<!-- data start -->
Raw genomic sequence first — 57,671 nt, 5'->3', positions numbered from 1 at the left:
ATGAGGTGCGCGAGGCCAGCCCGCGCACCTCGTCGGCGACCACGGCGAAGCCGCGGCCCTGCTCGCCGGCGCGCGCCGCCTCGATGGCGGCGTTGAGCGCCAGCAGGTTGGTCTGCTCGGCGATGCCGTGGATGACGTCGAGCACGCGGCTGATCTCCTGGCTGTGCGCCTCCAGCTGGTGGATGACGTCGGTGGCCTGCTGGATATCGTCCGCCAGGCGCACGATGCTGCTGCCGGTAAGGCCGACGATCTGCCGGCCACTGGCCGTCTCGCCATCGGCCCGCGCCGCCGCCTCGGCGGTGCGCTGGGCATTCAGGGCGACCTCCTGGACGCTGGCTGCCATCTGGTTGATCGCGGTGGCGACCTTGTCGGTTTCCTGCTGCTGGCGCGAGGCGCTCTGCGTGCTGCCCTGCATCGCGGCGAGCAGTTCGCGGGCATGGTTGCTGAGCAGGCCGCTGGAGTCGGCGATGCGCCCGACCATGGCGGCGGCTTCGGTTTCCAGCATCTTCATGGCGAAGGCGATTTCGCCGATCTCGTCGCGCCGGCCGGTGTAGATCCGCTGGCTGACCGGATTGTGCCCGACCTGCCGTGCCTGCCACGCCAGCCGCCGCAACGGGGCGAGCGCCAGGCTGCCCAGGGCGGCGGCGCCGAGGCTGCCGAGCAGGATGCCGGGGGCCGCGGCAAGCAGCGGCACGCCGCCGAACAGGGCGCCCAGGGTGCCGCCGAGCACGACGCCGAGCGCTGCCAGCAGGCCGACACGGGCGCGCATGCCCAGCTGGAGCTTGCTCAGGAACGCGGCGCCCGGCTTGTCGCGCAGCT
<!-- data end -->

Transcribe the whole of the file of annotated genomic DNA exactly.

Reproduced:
Raw genomic sequence first — 57,671 nt, 5'->3', positions numbered from 1 at the left:
ATGAGGTGCGCGAGGCCAGCCCGCGCACCTCGTCGGCGACCACGGCGAAGCCGCGGCCCTGCTCGCCGGCGCGCGCCGCCTCGATGGCGGCGTTGAGCGCCAGCAGGTTGGTCTGCTCGGCGATGCCGTGGATGACGTCGAGCACGCGGCTGATCTCCTGGCTGTGCGCCTCCAGCTGGTGGATGACGTCGGTGGCCTGCTGGATATCGTCCGCCAGGCGCACGATGCTGCTGCCGGTAAGGCCGACGATCTGCCGGCCACTGGCCGTCTCGCCATCGGCCCGCGCCGCCGCCTCGGCGGTGCGCTGGGCATTCAGGGCGACCTCCTGGACGCTGGCTGCCATCTGGTTGATCGCGGTGGCGACCTTGTCGGTTTCCTGCTGCTGGCGCGAGGCGCTCTGCGTGCTGCCCTGCATCGCGGCGAGCAGTTCGCGGGCATGGTTGCTGAGCAGGCCGCTGGAGTCGGCGATGCGCCCGACCATGGCGGCGGCTTCGGTTTCCAGCATCTTCATGGCGAAGGCGATTTCGCCGATCTCGTCGCGCCGGCCGGTGTAGATCCGCTGGCTGACCGGATTGTGCCCGACCTGCCGTGCCTGCCACGCCAGCCGCCGCAACGGGGCGAGCGCCAGGCTGCCCAGGGCGGCGGCGCCGAGGCTGCCGAGCAGGATGCCGGGGGCCGCGGCAAGCAGCGGCACGCCGCCGAACAGGGCGCCCAGGGTGCCGCCGAGCACGACGCCGAGCGCTGCCAGCAGGCCGACACGGGCGCGCATGCCCAGCTGGAGCTTGCTCAGGAACGCGGCGCCCGGCTTGTCGCGCAGCT